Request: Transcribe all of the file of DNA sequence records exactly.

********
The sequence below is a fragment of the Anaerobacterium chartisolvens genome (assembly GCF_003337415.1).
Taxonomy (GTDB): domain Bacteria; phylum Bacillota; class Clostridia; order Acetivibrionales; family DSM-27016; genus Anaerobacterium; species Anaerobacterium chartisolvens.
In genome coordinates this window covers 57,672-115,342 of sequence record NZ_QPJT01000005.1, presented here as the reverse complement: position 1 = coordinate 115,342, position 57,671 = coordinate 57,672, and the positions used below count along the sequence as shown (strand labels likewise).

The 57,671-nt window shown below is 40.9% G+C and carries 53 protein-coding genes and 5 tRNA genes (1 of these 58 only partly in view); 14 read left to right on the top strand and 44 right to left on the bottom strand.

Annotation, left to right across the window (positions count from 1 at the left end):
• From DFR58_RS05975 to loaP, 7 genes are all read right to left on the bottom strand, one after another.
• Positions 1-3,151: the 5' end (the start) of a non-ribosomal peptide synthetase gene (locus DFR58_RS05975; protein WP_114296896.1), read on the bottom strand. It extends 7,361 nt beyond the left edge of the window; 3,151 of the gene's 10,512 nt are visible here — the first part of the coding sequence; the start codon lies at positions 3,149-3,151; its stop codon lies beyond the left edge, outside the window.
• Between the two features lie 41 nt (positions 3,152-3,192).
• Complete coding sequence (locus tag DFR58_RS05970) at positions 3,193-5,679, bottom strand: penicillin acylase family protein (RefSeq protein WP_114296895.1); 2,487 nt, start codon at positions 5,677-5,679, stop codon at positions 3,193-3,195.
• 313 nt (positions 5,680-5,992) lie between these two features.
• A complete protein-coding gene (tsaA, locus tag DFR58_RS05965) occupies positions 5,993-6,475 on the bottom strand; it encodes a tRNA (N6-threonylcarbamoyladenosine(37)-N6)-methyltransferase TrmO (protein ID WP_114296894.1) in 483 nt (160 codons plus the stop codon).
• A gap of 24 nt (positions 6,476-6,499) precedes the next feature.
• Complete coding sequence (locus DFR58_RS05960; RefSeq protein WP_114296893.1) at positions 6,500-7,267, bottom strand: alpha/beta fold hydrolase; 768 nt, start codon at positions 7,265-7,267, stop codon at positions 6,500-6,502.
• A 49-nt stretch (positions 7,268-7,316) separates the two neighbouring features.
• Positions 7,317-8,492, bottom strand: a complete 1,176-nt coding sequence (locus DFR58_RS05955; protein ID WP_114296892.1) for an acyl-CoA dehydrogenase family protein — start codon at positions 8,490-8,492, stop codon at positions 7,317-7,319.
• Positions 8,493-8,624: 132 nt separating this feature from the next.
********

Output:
The sequence below is a fragment of the Anaerobacterium chartisolvens genome (assembly GCF_003337415.1).
Taxonomy (GTDB): domain Bacteria; phylum Bacillota; class Clostridia; order Acetivibrionales; family DSM-27016; genus Anaerobacterium; species Anaerobacterium chartisolvens.
In genome coordinates this window covers 57,672-115,342 of sequence record NZ_QPJT01000005.1, presented here as the reverse complement: position 1 = coordinate 115,342, position 57,671 = coordinate 57,672, and the positions used below count along the sequence as shown (strand labels likewise).

The 57,671-nt window shown below is 40.9% G+C and carries 53 protein-coding genes and 5 tRNA genes (1 of these 58 only partly in view); 14 read left to right on the top strand and 44 right to left on the bottom strand.

Annotation, left to right across the window (positions count from 1 at the left end):
• From DFR58_RS05975 to loaP, 7 genes are all read right to left on the bottom strand, one after another.
• Positions 1-3,151: the 5' end (the start) of a non-ribosomal peptide synthetase gene (locus DFR58_RS05975; protein WP_114296896.1), read on the bottom strand. It extends 7,361 nt beyond the left edge of the window; 3,151 of the gene's 10,512 nt are visible here — the first part of the coding sequence; the start codon lies at positions 3,149-3,151; its stop codon lies beyond the left edge, outside the window.
• Between the two features lie 41 nt (positions 3,152-3,192).
• Complete coding sequence (locus tag DFR58_RS05970) at positions 3,193-5,679, bottom strand: penicillin acylase family protein (RefSeq protein WP_114296895.1); 2,487 nt, start codon at positions 5,677-5,679, stop codon at positions 3,193-3,195.
• 313 nt (positions 5,680-5,992) lie between these two features.
• A complete protein-coding gene (tsaA, locus tag DFR58_RS05965) occupies positions 5,993-6,475 on the bottom strand; it encodes a tRNA (N6-threonylcarbamoyladenosine(37)-N6)-methyltransferase TrmO (protein ID WP_114296894.1) in 483 nt (160 codons plus the stop codon).
• A gap of 24 nt (positions 6,476-6,499) precedes the next feature.
• Complete coding sequence (locus DFR58_RS05960; RefSeq protein WP_114296893.1) at positions 6,500-7,267, bottom strand: alpha/beta fold hydrolase; 768 nt, start codon at positions 7,265-7,267, stop codon at positions 6,500-6,502.
• A 49-nt stretch (positions 7,268-7,316) separates the two neighbouring features.
• Positions 7,317-8,492, bottom strand: a complete 1,176-nt coding sequence (locus DFR58_RS05955; protein ID WP_114296892.1) for an acyl-CoA dehydrogenase family protein — start codon at positions 8,490-8,492, stop codon at positions 7,317-7,319.
• Positions 8,493-8,624: 132 nt separating this feature from the next.